“This voluntary contribution program provides important funding for understanding sea otter health and implementing programs to help recover the Southern sea otter population,” said CDFW Sea Otter Program Manager Laird Henkel. “Our team and collaborators are currently in the final stages of summarizing 15 years of sea otter post-mortem investigations, largely supported by this tax check-off program. We’re excited that we’ll have this information to share later this year.”
CDFW is also collaborating with Friends of the Sea Otter and others on the ‘Sea Otter Savvy’ program. Also supported primarily by tax check-off contributions, this program is designed to reduce human disturbance to sea otters.
In 2016, $5,000 of the fund was offered as part of a larger reward for information leading to the arrest and conviction of the person(s) who shot four sea otters near Santa Cruz. Unfortunately, CDFW has not yet received such information.
If someone else prepares your state tax return, please let him or her know you want to donate to the California Sea Otter Fund on line 410 or the RESPP on line 403. If you use Turbo Tax, when you’re near the end of your tax return it should ask if you want to make a voluntary contribution to a special fund. Click “Yes” and go to lines 403 and 410.
At its Nov. 16 quarterly meeting, the Wildlife Conservation Board (WCB) approved approximately $28 million in grants to help restore and protect fish and wildlife habitat throughout California, including the Salton Sea. Some of the 17 funded projects will benefit fish and wildlife – including some endangered species – while others will provide the public with access to important natural resources. Several projects will also demonstrate the importance of protecting working landscapes that integrate economic, social and environmental stewardship practices beneficial to the environment, landowners and the local community. The state funds for all these projects come from bond measures approved by voters to help preserve and protect California’s natural resources. Funded projects include:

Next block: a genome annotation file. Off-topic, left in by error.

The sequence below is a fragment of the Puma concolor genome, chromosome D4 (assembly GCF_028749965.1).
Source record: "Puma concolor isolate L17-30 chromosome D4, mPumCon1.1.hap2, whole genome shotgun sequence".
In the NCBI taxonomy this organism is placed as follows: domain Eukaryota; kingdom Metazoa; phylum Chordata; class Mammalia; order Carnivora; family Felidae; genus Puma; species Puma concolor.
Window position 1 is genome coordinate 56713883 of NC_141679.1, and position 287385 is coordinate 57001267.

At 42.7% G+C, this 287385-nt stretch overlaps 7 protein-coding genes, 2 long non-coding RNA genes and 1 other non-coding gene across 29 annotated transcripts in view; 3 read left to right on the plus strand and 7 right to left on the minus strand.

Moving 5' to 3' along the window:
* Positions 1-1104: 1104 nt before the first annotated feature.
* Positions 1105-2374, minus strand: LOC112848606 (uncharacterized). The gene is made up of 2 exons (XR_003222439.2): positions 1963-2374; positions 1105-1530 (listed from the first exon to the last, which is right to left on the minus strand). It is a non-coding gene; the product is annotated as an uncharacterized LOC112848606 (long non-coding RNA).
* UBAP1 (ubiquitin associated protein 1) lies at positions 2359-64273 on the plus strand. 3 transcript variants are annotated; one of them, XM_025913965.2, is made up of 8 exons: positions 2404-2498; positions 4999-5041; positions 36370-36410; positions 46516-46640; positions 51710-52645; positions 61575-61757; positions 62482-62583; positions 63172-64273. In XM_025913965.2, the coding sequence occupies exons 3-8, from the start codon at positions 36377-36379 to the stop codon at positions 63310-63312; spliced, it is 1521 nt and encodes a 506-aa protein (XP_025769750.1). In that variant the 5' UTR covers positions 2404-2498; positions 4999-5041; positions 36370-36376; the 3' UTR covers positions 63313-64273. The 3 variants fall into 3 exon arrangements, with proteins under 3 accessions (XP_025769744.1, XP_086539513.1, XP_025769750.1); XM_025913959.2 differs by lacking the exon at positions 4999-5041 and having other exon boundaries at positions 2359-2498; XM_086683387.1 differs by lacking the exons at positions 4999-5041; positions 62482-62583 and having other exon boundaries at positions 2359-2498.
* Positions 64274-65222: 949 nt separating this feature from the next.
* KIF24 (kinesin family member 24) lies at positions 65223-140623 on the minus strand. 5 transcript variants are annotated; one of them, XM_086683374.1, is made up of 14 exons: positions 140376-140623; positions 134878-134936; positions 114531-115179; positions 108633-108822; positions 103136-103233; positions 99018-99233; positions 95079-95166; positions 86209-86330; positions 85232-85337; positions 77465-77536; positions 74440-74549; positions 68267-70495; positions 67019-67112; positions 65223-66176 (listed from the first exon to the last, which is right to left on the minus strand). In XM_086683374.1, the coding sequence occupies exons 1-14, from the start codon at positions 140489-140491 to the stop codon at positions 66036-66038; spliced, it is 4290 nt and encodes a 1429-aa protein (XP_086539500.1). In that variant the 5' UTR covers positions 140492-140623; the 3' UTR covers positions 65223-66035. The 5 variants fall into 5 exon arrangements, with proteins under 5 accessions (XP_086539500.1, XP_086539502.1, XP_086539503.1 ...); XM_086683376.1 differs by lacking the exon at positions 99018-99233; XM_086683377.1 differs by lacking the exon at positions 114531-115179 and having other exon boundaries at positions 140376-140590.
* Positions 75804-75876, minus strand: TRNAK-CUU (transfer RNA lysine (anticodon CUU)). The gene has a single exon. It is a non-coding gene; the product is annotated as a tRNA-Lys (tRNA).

A $14 million grant to the California Department of Water Resources for a cooperative project to construct approximately 640 acres of wetland habitat, including deep water channels, shallow ponds, island refugia and nesting structures. The project will enhance habitat for fish-eating birds on the edge of the Salton Sea at the terminus of the New River, seven miles northwest of the City of Westmorland in Imperial County.
$2.2 million to acquire approximately 624 acre-feet of water and storage rights in Heenan Lake for protection of the Lahontan cutthroat trout fishery located near Markleeville in Alpine County.
A $3.7 million grant to the Land Trust of Napa County for a cooperative project with the State Coastal Conservancy, California Natural Resources Agency and others to acquire a conservation easement over approximately 7,266 acres of land. This will preserve and protect managed forest lands, riparian corridors and watersheds that support rare and special status wildlife species and vegetation near the City of Calistoga in Napa County.
A $415,000 grant to the Land Trust of Santa Cruz County for a cooperative project with the State Coastal Conservancy and California Natural Resources Agency to acquire a conservation easement over approximately 133 acres of land. This will protect important watersheds, including stream and source waters, and maintain native terrestrial communities and landscape connectivity near Scotts Valley.